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New year and new calves

Published on 24 December 2020

Most ranchers would admit they have a love-hate relationship with calving season, and each year seems to come with its own set of challenges.

There’s the mess of sewing up a prolapsed cow, late nights checking first-calf heifers and the unfortunate scours outbreak you somehow managed to dodge until this year. There’s the calf you couldn’t save, the vet-verified “pregnant” cow that never calved and that ornery mama with the bad udder you wish you would’ve loaded in the truck last fall.

There’s later-than-usual snowfall, receipts to gather and taxes to file, and then there’s that hole in the corner fence the heifers discovered. While some years you can sneak by with only a minor setback or two, other years you may wonder if someone left the gate open to all your troubles.

During my time at Progressive Cattle, I have been privileged to interview and visit with many of you – from the palms and palmettos of central Florida to the pines and mountain peaks of western Montana. Each with your own unique environmental struggles, there’s one commonality I’ve picked up on during my visits – a change of tune when talking about your calf crop.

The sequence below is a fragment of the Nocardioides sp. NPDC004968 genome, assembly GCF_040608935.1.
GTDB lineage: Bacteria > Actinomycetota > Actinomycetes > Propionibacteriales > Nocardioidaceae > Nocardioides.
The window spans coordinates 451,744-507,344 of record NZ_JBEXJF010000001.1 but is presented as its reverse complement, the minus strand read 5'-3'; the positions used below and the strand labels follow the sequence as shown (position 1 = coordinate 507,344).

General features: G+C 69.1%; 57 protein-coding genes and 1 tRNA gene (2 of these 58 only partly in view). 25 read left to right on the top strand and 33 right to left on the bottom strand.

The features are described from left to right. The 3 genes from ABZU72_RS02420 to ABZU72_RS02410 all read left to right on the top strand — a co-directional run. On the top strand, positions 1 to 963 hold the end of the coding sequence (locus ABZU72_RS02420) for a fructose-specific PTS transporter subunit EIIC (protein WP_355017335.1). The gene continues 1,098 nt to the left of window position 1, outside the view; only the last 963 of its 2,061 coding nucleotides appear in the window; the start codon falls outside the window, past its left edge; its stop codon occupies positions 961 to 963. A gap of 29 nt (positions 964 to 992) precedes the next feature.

I’ve noticed that even the most reserved cowman loosens up to my questions as we bounce through the pasture, talking about sires and pointing out this year’s favorites. The sense of pride is almost tangible as we stop to get a good look at potential replacements or even a possible candidate for a grandchild’s 4-H project. And, after about 50 minutes or more, this once-hesitant cowman will ask if I have time to look at “just one more set of calves.”

He’ll pull from memory bloodlines and success stories, reference tag numbers and breeze through EPDs. He’ll laugh at a story from yesteryear and before we know it, we’ll lose track of time and he’ll apologize for keeping me (but, from experience, I had already planned on that).

I’ve come to find that no matter the personality, years of experience or style of hat, ranchers everywhere share in the gratification that comes with watching years’ worth of decisions and work take their wobbly first steps. Because you enjoy the process, you are able to set aside the headaches and disappointments and do it all over again – year after year.

Along with the new year, a new set of calves signifies a fresh start. And, after a year like 2020, a fresh start and healthy calves is exactly what we need to lift our spirits. Happy calving season.  end mark

Cassidy Woolsey
  • Cassidy Woolsey

  • Editor
  • Progressive Cattle
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